in which direction he was going. ‘If there is hope,’ he had written in the
diary, ‘it lies in the proles.’ The words kept coming back to him, statement of a mystical
truth and a palpable absurdity. He was somewhere in the vague, brown-coloured slums to the
north and east of what had once been Saint Pancras Station. He was walking up a cobbled
street of little two-storey houses with battered doorways which gave straight on the pavement
and which were somehow curiously suggestive of ratholes. There were puddles of filthy
water here and there among the cobbles. In and out of the dark doorways, and down narrow
alley-ways that branched off on either side, people swarmed in astonishing numbers — girls
in full bloom, with crudely lipsticked mouths, and youths who chased the girls, and swollen
waddling women who showed you what the girls would be like in ten years” time, and old
bent creatures shuffling along on splayed feet, and ragged barefooted children who played
in the puddles and then scattered at angry yells from their mothers. Perhaps a quarter
of the windows in the street were broken and boarded up. Most of the people paid no attention
to Winston; a few eyed him with a sort of guarded curiosity. Two monstrous women with
brick-red forearms folded across thelr aprons were talking outside a doorway. Winston caught
scraps of conversation as he approached. ‘”Yes,” I says to ‘er, “that’s all very well,”
I says. “But if you’d of been in my place you’d of done the same as what I done. It’s
easy to criticize,” I says, “but you ain’t got the same problems as what I got.”‘ ‘Ah,’ said the other, ‘that’s jest it. That’s
jest where it is.’ The strident voices stopped abruptly. The
women studied him in hostile silence as he went past. But it was not hostility, exactly;
merely a kind of wariness, a momentary stiffening, as at the passing of some unfamiliar animal.
The blue overalls of the Party could not be a common sight in a street like this. Indeed,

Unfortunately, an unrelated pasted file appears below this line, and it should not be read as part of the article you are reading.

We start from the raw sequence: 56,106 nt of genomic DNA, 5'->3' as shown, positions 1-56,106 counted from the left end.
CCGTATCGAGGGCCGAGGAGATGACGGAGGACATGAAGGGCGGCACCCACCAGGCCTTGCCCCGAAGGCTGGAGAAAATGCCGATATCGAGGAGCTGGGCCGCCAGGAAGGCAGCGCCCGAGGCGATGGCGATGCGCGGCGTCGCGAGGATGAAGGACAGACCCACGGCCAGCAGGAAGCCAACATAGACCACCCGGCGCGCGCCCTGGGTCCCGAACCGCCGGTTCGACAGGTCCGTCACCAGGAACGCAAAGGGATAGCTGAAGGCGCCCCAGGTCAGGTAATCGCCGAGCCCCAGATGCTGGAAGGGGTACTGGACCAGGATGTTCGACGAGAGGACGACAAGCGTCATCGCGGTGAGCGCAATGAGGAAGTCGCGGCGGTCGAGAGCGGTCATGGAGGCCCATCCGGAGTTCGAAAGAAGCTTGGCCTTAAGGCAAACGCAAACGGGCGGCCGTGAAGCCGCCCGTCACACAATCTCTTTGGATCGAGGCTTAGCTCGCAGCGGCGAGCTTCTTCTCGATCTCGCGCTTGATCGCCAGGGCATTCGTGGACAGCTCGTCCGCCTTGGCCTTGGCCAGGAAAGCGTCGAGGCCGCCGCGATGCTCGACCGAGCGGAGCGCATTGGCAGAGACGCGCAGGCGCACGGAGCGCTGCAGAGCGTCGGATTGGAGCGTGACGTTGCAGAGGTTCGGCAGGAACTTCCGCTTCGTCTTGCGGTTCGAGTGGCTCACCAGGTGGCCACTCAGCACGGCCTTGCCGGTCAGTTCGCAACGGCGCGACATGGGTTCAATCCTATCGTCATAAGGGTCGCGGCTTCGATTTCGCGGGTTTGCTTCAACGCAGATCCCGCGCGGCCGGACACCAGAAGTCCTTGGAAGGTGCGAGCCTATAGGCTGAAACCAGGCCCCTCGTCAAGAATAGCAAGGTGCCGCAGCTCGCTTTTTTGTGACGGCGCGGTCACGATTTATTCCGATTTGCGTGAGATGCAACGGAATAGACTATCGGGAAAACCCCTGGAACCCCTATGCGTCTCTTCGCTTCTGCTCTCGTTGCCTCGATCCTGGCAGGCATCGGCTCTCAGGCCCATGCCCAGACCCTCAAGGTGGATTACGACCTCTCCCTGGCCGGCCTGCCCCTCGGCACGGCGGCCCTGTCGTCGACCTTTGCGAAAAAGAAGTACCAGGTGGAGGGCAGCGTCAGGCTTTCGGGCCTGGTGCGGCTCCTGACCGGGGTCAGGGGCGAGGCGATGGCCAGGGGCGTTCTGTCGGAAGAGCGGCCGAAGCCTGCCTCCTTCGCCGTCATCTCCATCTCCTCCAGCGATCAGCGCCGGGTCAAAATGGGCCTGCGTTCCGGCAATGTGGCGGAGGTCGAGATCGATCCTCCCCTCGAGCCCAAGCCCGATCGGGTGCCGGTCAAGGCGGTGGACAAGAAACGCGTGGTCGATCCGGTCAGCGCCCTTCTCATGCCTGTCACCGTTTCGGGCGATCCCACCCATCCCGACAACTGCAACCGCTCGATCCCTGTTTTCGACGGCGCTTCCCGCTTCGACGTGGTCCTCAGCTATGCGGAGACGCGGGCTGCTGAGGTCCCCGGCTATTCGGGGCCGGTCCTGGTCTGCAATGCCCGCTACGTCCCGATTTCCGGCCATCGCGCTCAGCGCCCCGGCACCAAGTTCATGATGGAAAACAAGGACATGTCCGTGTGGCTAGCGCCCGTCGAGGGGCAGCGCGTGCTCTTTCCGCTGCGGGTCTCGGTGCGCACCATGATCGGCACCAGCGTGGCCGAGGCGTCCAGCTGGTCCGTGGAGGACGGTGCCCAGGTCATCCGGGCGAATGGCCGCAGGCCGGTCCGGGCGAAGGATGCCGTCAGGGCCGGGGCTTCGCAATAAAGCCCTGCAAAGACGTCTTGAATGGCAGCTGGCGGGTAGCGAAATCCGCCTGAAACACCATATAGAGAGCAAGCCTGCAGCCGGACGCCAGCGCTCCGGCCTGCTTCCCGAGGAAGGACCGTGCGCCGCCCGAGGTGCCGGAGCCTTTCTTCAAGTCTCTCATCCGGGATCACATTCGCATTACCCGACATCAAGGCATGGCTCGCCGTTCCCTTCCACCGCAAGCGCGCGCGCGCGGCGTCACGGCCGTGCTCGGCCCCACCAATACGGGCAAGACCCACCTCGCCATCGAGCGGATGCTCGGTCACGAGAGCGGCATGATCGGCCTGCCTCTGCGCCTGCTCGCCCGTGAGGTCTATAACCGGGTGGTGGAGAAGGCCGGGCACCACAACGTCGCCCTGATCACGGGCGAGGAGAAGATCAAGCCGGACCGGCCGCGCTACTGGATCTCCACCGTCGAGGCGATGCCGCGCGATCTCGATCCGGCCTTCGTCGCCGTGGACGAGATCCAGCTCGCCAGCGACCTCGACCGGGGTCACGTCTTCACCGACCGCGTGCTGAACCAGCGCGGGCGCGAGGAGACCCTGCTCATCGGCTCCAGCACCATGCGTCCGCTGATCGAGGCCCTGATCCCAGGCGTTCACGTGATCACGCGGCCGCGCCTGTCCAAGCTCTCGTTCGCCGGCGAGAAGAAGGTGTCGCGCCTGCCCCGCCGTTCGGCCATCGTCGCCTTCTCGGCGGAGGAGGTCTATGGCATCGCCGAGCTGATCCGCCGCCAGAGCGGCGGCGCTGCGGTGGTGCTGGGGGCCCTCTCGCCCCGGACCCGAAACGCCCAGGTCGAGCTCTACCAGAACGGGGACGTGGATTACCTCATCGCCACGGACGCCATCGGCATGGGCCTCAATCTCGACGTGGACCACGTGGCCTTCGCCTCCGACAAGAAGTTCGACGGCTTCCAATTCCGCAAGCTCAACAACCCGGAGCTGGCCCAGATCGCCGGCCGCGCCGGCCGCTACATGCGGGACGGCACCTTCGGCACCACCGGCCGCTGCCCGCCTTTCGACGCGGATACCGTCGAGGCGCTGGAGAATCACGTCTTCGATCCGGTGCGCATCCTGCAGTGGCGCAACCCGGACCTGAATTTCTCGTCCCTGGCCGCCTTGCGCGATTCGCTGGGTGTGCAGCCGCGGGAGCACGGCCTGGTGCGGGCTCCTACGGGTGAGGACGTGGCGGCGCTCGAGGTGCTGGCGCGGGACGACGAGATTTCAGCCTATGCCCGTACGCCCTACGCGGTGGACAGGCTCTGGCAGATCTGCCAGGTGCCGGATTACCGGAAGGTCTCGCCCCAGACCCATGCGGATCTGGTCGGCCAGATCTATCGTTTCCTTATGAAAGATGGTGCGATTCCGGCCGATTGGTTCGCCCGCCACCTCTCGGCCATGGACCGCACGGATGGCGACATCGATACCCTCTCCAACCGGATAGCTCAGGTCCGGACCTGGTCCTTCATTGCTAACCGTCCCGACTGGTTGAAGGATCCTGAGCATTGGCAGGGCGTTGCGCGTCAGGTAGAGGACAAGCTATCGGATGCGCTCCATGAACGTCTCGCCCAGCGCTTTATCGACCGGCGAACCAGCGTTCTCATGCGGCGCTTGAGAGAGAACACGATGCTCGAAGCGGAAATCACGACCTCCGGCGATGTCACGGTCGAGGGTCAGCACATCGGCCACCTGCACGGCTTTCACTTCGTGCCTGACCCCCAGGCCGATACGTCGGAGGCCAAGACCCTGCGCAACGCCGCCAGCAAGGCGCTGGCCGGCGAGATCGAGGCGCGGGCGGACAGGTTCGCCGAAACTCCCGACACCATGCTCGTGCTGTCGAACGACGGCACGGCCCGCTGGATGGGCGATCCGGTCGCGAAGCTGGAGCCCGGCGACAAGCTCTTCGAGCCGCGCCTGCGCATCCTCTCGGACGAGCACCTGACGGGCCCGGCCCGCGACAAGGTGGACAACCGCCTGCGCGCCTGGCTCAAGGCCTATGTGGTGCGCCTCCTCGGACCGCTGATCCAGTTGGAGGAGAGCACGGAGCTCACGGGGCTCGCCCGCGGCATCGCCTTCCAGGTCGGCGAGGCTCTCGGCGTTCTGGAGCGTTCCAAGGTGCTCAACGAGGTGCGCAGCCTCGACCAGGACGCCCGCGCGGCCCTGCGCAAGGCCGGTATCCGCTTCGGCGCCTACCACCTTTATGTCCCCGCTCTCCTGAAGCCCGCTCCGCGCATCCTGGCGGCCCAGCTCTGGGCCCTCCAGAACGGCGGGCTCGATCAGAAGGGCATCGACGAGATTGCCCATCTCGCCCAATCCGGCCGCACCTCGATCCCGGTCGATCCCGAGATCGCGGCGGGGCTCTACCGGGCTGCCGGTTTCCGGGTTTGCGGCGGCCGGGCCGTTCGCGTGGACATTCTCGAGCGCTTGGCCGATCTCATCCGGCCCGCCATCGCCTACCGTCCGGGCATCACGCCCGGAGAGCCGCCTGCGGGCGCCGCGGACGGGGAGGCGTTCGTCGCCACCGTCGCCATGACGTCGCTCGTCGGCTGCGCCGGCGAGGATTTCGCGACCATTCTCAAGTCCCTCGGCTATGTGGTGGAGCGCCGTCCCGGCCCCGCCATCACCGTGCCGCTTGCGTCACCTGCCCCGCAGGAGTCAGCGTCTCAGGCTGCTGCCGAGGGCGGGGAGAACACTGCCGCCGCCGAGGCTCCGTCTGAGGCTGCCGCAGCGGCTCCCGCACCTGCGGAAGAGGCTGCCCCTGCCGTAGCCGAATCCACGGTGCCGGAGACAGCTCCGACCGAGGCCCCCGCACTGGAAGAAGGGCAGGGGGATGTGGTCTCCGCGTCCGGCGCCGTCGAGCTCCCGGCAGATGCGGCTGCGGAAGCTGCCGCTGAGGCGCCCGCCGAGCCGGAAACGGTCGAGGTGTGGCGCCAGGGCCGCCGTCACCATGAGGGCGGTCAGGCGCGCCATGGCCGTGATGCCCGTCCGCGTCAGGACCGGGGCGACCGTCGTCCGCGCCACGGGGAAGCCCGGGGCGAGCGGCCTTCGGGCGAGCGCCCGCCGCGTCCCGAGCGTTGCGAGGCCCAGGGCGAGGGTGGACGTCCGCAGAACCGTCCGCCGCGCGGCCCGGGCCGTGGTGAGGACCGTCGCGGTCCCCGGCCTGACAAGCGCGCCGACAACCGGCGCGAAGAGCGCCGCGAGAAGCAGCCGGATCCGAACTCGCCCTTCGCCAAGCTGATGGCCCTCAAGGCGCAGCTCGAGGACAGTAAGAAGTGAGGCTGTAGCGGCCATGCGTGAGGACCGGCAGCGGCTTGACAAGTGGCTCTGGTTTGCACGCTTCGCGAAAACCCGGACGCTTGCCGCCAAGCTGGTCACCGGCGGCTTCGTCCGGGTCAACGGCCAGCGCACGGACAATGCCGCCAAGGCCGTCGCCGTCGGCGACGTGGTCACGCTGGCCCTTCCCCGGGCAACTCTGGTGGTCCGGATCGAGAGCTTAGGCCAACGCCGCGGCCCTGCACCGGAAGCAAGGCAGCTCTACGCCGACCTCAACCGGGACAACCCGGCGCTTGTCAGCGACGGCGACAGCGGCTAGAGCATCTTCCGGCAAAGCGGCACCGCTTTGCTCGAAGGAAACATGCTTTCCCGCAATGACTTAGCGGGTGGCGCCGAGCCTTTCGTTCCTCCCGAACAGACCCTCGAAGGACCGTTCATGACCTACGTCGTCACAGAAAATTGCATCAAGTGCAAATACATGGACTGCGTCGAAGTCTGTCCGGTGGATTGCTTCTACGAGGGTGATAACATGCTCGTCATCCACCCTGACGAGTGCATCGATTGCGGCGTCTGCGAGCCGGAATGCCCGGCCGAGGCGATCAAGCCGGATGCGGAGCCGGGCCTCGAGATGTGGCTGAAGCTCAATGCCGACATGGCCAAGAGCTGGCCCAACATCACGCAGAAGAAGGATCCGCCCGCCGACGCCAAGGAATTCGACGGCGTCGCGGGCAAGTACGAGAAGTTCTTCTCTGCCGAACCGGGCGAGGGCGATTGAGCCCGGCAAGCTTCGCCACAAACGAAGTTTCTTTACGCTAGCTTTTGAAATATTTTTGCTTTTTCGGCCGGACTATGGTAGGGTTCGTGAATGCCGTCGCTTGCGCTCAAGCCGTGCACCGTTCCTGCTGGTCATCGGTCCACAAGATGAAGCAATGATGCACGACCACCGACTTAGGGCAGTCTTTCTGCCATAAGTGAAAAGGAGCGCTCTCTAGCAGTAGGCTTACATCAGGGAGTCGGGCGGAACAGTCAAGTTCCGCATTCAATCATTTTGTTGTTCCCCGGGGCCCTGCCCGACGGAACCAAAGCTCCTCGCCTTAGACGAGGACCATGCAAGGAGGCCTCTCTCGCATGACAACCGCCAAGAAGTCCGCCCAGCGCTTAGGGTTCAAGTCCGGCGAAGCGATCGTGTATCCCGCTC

it was unwise to be seen in such places, unless you had definite business there. The patrols
might stop you if you happened to run into them. ‘May I see your papers, comrade? What
are you doing here? What time did you leave work? Is this your usual way home?’ — and
so on and so forth. Not that there was any rule against walking home by an unusual route:
but it was enough to draw attention to you if the Thought Police heard about it. Suddenly the whole street was in commotion.
There were yells of warning from all sides. People were shooting into the doorways like
rabbits. A young woman leapt out of a doorway a little ahead of Winston, grabbed up a tiny
child playing in a puddle, whipped her apron round it, and leapt back again, all in one
movement. At the same instant a man in a concertina-like black suit, who had emerged from a side alley,
ran towards Winston, pointing excitedly to the sky. ‘Steamer!’ he yelled. ‘Look out, guv’nor!
Bang over’ead! Lay down quick!’ ‘Steamer’ was a nickname which, for some reason,
the proles applied to rocket bombs. Winston promptly flung himself on his face. The proles
were nearly always right when they gave you a warning of this kind. They seemed to possess
some kind of instinct which told them several seconds in advance when a rocket was coming,
although the rockets supposedly travelled faster than sound. Winston clasped his forearms
above his head. There was a roar that seemed to make the pavement heave; a shower of light
objects pattered on to his back. When he stood up he found that he was covered with fragments
of glass from the nearest window. He walked on. The bomb had demolished a group
of houses 200 metres up the street. A black plume of smoke hung in the sky, and below
it a cloud of plaster dust in which a crowd was already forming around the ruins. There
was a little pile of plaster lying on the pavement ahead of him, and in the middle of
it he could see a bright red streak. When he got up to it he saw that it was a human
hand severed at the wrist. Apart from the bloody stump, the hand was so completely whitened
as to resemble a plaster cast. He kicked the thing into the gutter, and then,